Taking into account these criticisms Special Rapporteur Ago deleted all references to the behaviour of persons or groups of persons from draft article 5, attributing the behaviour of organs purely to the State.9 This modification was justified by the necessity in order to ‘avoid entering into theoretical problems concerning the definition of the notion of an organ itself ’.10

During the second reading of the draft articles, the term ‘State organ’ was considered by some too restrictive, ‘any State organ or agent’ was preferred.11 The new Special Rapporteur, Crawford, was inclined to agree, while preferring the term ‘person’ over ‘agent’, which was used by Ago. Thus, article 4 adopted on second reading, entitled ‘Conduct of organs of a State’, specifies in paragraph 2 that ‘an organ includes any person or entity which has that status in accordance with the internal law of the State’. The expression ‘person or entity’ is also taken up in article 5, which concerns the conduct of a person or entity, not within article 4, but empowered by the law of the State to exercise elements of the governmental authority. According to the Commentary to article 4, the term ‘entity’ is employed in a similar sense to the one in the Draft Articles on Jurisdictional Immunities of States and their Property adopted by the ILC in 1991.12 According to article 10 of the 1991 Draft Articles, an ‘entity’ is a separate legal person emanating from the State.13 In this way, not only State organs properly so-called but also entities empowered to exercise elements of the governmental authority can engage the responsibility of the State.

(p. 239) State organs

All State organs can commit internationally wrongful acts. There is no exception to this rule; it is the corollary to the principle of the unity of the State from the view point of international law. By virtue of its sovereignty the State is free to organize itself in any way and determine what its organs are. The downside of this liberty is that international law attributes the behaviour of its organs to the State. Article 4 simply translates this reality when it states that ‘[t]he conduct of any State organ shall be considered an act of that State under international law … ’ The term ‘State organ’ is therefore to be understood in its widest meaning and encompasses organs that pertain directly to the structure of the State as well as territorial communities that have been accorded a distinct but subordinate personality under domestic law. Further, in addition to these ‘de jure’ organs, in certain exceptional circumstances, persons or entities which do not form a part of the State in any sense are nevertheless to be regarded as ‘de facto’ organs, such that all of their conduct is attributable.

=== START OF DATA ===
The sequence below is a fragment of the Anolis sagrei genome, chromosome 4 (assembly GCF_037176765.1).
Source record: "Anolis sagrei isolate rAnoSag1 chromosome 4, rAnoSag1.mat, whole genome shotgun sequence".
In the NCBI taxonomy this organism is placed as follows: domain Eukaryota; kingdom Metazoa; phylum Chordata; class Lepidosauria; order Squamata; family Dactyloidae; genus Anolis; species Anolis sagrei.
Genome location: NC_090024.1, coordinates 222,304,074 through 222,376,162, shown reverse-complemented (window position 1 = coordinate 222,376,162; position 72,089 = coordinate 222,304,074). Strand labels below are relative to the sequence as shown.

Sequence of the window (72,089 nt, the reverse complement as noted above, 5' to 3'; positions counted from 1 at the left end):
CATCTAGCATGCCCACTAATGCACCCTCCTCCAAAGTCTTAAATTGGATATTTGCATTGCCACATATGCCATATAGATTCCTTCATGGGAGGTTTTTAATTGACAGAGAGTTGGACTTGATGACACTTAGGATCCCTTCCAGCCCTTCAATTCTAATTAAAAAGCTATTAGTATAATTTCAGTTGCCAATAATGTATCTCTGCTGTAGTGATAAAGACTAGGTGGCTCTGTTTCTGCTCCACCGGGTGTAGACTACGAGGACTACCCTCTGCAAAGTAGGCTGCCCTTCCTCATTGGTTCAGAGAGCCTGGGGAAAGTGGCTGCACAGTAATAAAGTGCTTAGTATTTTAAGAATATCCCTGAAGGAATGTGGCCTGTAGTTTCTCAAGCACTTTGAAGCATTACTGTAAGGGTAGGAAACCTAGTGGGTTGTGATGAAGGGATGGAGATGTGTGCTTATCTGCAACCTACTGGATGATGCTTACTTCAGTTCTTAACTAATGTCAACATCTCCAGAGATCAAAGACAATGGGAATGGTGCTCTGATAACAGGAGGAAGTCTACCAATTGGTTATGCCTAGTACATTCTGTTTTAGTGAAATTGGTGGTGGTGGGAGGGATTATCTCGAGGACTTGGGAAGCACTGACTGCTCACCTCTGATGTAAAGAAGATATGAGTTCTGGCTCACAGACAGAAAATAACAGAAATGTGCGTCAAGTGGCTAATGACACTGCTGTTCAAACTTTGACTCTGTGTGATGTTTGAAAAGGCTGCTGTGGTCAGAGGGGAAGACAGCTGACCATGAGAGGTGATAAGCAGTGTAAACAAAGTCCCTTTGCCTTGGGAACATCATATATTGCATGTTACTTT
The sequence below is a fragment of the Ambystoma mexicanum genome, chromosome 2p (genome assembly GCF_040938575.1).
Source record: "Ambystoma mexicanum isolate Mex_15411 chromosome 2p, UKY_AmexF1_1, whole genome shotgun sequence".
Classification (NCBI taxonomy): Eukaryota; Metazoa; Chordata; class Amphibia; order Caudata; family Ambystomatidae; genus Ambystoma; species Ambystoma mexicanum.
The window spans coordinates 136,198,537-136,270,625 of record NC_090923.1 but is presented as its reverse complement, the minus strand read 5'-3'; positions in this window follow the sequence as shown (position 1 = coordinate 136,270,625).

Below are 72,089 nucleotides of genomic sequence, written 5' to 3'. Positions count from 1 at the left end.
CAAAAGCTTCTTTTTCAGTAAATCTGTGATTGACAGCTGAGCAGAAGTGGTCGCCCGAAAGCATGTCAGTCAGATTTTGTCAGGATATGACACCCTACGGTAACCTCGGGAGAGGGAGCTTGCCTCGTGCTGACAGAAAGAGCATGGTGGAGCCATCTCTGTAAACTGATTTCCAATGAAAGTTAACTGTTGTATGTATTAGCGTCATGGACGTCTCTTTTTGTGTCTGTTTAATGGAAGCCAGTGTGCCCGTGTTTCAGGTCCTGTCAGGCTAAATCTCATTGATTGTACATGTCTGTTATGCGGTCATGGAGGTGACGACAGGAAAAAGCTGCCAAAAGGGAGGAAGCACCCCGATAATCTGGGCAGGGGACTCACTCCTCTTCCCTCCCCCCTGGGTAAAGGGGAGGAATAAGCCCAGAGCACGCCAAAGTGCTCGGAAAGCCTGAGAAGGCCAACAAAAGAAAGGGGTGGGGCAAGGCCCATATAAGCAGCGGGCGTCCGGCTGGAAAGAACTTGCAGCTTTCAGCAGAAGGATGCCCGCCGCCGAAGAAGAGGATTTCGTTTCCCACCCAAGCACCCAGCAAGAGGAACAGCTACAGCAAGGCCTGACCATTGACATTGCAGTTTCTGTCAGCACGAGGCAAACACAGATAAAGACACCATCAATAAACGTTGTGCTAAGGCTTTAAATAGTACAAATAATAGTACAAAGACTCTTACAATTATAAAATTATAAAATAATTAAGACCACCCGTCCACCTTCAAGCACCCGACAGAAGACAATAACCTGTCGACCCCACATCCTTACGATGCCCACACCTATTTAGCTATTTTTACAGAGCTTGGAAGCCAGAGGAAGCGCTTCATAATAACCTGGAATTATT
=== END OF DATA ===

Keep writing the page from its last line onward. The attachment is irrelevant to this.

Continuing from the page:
(a)  Organs that pertain to the structure of the State

Acts and omissions by organs that are part of the State apparatus are considered acts of the State. Whether the functions of these organs are international or internal, and whether the position they hold in the framework of the State is superior or subordinate, has no relevance as concerns the attribution of these acts to the State.